And so we came to Rome. The brothers and sisters there had heard that we were coming, and they traveled as far as the Forum of Appius and the Three Taverns to meet us. At the sight of these people Paul thanked God and was encouraged.
Paul on the Appian Way
Luke’s first-hand account tells us that Christians came a day’s journey from all around Rome to welcome Paul. The Forum of Appius was a marketplace on the Appian Way, about 40 miles southeast of Rome. The ancient historian Horace mentioned the site as a post station, one day’s ride from Rome, “full of boatmen and cheating innkeepers.”
Three Taverns was another station along the Appian Way where three roads intersected about 30 miles outside of Rome. The place originally had three main shops designed for travelers: the general store, the blacksmith, and the so-called, “refreshment house.”
The Forum of Appius and Three Taverns are two locations most people skip over in scripture, but they are fascinating geographical markers in biblical history. Their inclusion also shows that real people were traveling from real places to greet the renowned evangelist.
Apparently, the Christians in Rome were well aware of Paul before he arrived in chains about 60 AD. A few years earlier, when Paul was in Corinth, he wrote a letter to the Roman church. He intended to follow his letter with a personal trip, but his plans were interrupted when he was arrested in Jerusalem and imprisoned at Caesarea for two years.
Paul and Rome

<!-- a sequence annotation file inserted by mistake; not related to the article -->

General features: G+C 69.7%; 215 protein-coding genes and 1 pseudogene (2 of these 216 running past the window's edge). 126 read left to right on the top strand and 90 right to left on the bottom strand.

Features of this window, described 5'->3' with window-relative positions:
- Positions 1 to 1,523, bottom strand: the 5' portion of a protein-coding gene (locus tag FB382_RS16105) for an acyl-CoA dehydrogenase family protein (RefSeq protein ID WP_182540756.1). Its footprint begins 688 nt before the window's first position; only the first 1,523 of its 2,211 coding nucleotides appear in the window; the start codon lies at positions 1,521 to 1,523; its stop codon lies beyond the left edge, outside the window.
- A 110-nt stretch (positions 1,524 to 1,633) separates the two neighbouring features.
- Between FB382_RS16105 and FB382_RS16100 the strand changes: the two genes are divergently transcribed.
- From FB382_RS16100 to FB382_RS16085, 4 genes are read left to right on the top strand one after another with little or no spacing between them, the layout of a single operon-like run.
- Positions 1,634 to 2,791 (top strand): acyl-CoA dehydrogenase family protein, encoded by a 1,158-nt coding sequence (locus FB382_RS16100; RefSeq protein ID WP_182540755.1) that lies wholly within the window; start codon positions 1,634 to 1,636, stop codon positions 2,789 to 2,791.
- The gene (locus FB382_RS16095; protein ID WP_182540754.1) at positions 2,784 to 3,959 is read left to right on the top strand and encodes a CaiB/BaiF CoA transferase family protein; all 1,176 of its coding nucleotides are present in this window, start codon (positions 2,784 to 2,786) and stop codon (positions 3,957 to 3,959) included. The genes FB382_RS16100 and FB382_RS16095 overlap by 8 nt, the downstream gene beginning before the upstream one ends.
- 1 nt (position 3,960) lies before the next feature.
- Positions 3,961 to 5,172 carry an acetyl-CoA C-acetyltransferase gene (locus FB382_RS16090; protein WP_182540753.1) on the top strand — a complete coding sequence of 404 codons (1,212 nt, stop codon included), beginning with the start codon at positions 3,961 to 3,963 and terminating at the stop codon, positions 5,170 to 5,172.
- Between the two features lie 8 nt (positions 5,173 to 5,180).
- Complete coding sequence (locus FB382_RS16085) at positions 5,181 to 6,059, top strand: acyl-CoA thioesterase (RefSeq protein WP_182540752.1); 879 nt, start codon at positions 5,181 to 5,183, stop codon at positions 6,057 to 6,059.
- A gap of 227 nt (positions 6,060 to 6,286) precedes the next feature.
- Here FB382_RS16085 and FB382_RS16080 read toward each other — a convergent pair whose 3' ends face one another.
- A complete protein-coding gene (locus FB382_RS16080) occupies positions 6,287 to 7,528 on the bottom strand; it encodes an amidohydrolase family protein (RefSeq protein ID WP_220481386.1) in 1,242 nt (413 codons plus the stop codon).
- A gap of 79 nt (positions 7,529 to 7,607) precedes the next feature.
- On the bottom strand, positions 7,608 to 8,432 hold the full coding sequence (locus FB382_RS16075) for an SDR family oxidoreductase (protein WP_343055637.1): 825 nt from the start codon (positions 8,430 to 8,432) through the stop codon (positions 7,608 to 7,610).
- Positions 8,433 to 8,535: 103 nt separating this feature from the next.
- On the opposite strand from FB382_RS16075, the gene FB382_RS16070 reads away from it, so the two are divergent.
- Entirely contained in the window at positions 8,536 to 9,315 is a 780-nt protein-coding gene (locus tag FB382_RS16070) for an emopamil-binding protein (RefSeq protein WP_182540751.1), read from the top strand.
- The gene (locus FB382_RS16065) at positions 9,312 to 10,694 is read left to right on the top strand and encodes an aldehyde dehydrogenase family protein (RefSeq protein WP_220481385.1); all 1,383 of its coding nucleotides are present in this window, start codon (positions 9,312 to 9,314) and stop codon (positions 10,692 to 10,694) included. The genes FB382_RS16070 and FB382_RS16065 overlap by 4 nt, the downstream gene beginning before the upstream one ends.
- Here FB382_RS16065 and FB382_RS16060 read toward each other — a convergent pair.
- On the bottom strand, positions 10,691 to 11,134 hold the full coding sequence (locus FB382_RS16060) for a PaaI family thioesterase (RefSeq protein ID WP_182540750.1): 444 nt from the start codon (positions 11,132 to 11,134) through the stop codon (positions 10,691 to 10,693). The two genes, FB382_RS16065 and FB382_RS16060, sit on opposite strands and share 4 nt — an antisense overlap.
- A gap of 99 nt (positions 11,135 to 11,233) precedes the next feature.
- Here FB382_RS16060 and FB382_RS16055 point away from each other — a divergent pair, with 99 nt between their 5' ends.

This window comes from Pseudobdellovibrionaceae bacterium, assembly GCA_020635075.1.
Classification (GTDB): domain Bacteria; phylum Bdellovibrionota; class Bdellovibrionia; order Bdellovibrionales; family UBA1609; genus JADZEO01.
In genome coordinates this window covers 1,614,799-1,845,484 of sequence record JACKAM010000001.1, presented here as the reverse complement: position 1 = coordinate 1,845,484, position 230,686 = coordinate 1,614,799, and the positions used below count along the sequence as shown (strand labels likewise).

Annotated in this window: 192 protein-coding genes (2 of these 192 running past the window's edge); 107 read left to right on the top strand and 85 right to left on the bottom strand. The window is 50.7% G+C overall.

Now, he finally made the trip to Rome, but as a prisoner. And even after a two-year wait, many Christians were there to see in person the man who had encouraged them so much in writing. Paul’s letter to the Romans had made its rounds through the community. It began with a powerful declaration:
“I am not ashamed of the gospel, because it is the power of God for the salvation of every one who believes, first for the Jew, then for the Gentile.” (Romans 1:16)
Paul then went on to use several people and events from the Old Testament to set up the Gospel message. He used Adam to explain the concept of inherited sin. He used Abraham as an example of righteousness being credited by faith. And he used David, who shared the heart of the Gospel some 1,000 years earlier, when he said:
“Blessed are they whose transgressions are forgiven, whose sins are covered. Blessed is the man whose sin the Lord will never count against him.” (Psalm 32:1-2)
The “Roman Road”
Over the centuries, Paul’s letter to the Romans has been known for its clear presentation of the Gospel. Within the verses is a step-by-step route, which has been appropriately called the “Roman Road.”
- For all have sinned, and fall short of the glory of God. (Romans 3:23)
- But God demonstrates His love toward us, in that, while we were still sinners, Christ died for us. (Romans 5:8)
- For the wages of sin is death, but the gift of God is eternal life in Christ Jesus our Lord. (Romans 6:23)
- That if you confess with your mouth the Lord Jesus and believe in your heart that God has raised Him from the dead, you will be saved. (Romans 10:9)
This simple presentation of the Good News of Jesus Christ has been used in evangelism
for nearly 2,000 years.